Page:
Sozzi: Amid Lowered Poison Pill Threshold, JC Penney Highlights Apparent Disconnect Between Value And Assets
“The amendments to the Company's rights plan include extending the plan's expiration date from August 20, 2014 to January 26, 2017, and lowering the beneficial ownership threshold for a person or group to become an "acquiring person" under the plan from 10 percent to 4.9 percent,” said the company in a press release.
The company argued that the purpose of the amendment is to protect its ability to use certain funds that can be used for tax benefits. The company said it has $2 billion in net operating loss carryforwards that could offset future profits and lower its tax obligations.
Additionally, the company said that its move would “reduce the likelihood” of an ownership change.
In a research note to clients, Brian Sozzi, CEO and Chief Equities Strategist at Belus Captial Advisors, said that "the company revising its poison pill was designed to highlight the disconnect, in the eyes of J.C. Penney's management team, between the real-time value of its stock in the public market and the assets it believes it owns."
Investors that already hold more than a 4.9 percent ownership stake would only trigger the poison pill if they add to their existing position. State Street Global Advisers, Soros Fund Management and The Vanguard Group are the only investors currently with a stake above the new threshold.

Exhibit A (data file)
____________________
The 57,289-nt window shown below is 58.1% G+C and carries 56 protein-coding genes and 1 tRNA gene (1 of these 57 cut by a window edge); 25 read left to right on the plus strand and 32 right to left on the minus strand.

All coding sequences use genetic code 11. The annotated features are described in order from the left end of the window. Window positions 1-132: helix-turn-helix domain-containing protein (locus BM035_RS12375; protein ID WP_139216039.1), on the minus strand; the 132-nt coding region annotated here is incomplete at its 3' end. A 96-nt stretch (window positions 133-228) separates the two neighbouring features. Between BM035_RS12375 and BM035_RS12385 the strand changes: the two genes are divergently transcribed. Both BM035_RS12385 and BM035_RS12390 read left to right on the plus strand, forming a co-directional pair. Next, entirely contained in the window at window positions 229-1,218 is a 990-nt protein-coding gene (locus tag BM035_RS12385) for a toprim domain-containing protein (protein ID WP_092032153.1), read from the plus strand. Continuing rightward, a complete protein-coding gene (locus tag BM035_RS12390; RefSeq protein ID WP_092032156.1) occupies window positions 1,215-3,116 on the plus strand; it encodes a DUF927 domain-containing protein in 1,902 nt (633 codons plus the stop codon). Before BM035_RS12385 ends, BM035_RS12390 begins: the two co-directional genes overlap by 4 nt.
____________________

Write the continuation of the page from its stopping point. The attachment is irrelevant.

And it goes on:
Sozzi wrote that top shareholders "have been prevented from stepping in and buying more stock at a lower price should J.C. Penney's fundamentals begin to shift favorably." He also said that management has removed a "major perceived support for the stock, and raises the question if a top shareholder such as Soros Fund Management may now exit the position (if they buy more shares, dilution is triggered per today's announcement), pressuring J.C. Penney shares further."
Benzinga reached out to Sozzi and asked if he can imagine new shareholders assuming large ownership stakes in the company following the amendment.
"As the bottom line outlook stands right now (losses for next two years), no," Sozzi responded in an e-mail to Benzinga. "However, any small sign JC Penney's sales are poised to return to consistently positive and that gross margins are creeping higher, there would be a fresh round of believers likely to be attracted to the name."
Investors will vote on the proposed amendment at the next annual shareholders meeting in May. If shareholders do not approve the amendments, it will not become effective.
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